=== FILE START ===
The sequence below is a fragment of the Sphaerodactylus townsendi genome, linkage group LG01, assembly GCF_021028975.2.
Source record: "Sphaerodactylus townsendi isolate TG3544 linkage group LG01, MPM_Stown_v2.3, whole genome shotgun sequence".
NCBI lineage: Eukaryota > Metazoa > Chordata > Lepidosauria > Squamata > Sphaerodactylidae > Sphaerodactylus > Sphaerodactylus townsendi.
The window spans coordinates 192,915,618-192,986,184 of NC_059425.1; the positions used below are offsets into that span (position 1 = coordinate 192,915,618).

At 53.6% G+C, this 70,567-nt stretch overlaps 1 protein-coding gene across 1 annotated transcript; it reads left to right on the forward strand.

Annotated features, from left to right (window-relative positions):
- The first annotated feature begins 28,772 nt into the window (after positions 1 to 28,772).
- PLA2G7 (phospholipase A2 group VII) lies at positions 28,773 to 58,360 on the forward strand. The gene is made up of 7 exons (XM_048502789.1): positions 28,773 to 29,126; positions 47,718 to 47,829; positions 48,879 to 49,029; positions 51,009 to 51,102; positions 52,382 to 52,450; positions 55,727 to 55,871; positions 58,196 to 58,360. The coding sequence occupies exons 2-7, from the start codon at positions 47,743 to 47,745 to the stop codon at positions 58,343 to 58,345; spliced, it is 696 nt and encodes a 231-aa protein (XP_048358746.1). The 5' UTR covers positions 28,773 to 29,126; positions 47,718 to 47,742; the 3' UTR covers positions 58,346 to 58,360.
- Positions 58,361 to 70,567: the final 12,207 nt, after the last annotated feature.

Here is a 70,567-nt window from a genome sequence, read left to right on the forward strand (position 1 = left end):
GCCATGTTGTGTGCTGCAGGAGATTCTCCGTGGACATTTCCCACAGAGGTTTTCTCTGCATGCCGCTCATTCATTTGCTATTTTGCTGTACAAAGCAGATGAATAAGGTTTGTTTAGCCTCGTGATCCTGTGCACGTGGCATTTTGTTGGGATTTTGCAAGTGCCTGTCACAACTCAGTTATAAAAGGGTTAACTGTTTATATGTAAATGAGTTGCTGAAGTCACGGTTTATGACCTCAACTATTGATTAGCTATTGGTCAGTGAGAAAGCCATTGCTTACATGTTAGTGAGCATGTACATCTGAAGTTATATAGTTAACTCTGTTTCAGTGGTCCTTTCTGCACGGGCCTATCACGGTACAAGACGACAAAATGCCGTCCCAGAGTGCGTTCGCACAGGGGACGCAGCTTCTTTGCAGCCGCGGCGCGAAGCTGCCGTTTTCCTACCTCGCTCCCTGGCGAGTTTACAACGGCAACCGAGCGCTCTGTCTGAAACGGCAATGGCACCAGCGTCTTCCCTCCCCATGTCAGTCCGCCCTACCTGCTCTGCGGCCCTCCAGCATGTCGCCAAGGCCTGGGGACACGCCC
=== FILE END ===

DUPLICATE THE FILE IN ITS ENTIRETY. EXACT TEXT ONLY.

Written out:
The sequence below is a fragment of the Sphaerodactylus townsendi genome, linkage group LG01, assembly GCF_021028975.2.
Source record: "Sphaerodactylus townsendi isolate TG3544 linkage group LG01, MPM_Stown_v2.3, whole genome shotgun sequence".
NCBI lineage: Eukaryota > Metazoa > Chordata > Lepidosauria > Squamata > Sphaerodactylidae > Sphaerodactylus > Sphaerodactylus townsendi.
The window spans coordinates 192,915,618-192,986,184 of NC_059425.1; the positions used below are offsets into that span (position 1 = coordinate 192,915,618).

At 53.6% G+C, this 70,567-nt stretch overlaps 1 protein-coding gene across 1 annotated transcript; it reads left to right on the forward strand.

Annotated features, from left to right (window-relative positions):
- The first annotated feature begins 28,772 nt into the window (after positions 1 to 28,772).
- PLA2G7 (phospholipase A2 group VII) lies at positions 28,773 to 58,360 on the forward strand. The gene is made up of 7 exons (XM_048502789.1): positions 28,773 to 29,126; positions 47,718 to 47,829; positions 48,879 to 49,029; positions 51,009 to 51,102; positions 52,382 to 52,450; positions 55,727 to 55,871; positions 58,196 to 58,360. The coding sequence occupies exons 2-7, from the start codon at positions 47,743 to 47,745 to the stop codon at positions 58,343 to 58,345; spliced, it is 696 nt and encodes a 231-aa protein (XP_048358746.1). The 5' UTR covers positions 28,773 to 29,126; positions 47,718 to 47,742; the 3' UTR covers positions 58,346 to 58,360.
- Positions 58,361 to 70,567: the final 12,207 nt, after the last annotated feature.

Here is a 70,567-nt window from a genome sequence, read left to right on the forward strand (position 1 = left end):
GCCATGTTGTGTGCTGCAGGAGATTCTCCGTGGACATTTCCCACAGAGGTTTTCTCTGCATGCCGCTCATTCATTTGCTATTTTGCTGTACAAAGCAGATGAATAAGGTTTGTTTAGCCTCGTGATCCTGTGCACGTGGCATTTTGTTGGGATTTTGCAAGTGCCTGTCACAACTCAGTTATAAAAGGGTTAACTGTTTATATGTAAATGAGTTGCTGAAGTCACGGTTTATGACCTCAACTATTGATTAGCTATTGGTCAGTGAGAAAGCCATTGCTTACATGTTAGTGAGCATGTACATCTGAAGTTATATAGTTAACTCTGTTTCAGTGGTCCTTTCTGCACGGGCCTATCACGGTACAAGACGACAAAATGCCGTCCCAGAGTGCGTTCGCACAGGGGACGCAGCTTCTTTGCAGCCGCGGCGCGAAGCTGCCGTTTTCCTACCTCGCTCCCTGGCGAGTTTACAACGGCAACCGAGCGCTCTGTCTGAAACGGCAATGGCACCAGCGTCTTCCCTCCCCATGTCAGTCCGCCCTACCTGCTCTGCGGCCCTCCAGCATGTCGCCAAGGCCTGGGGACACGCCC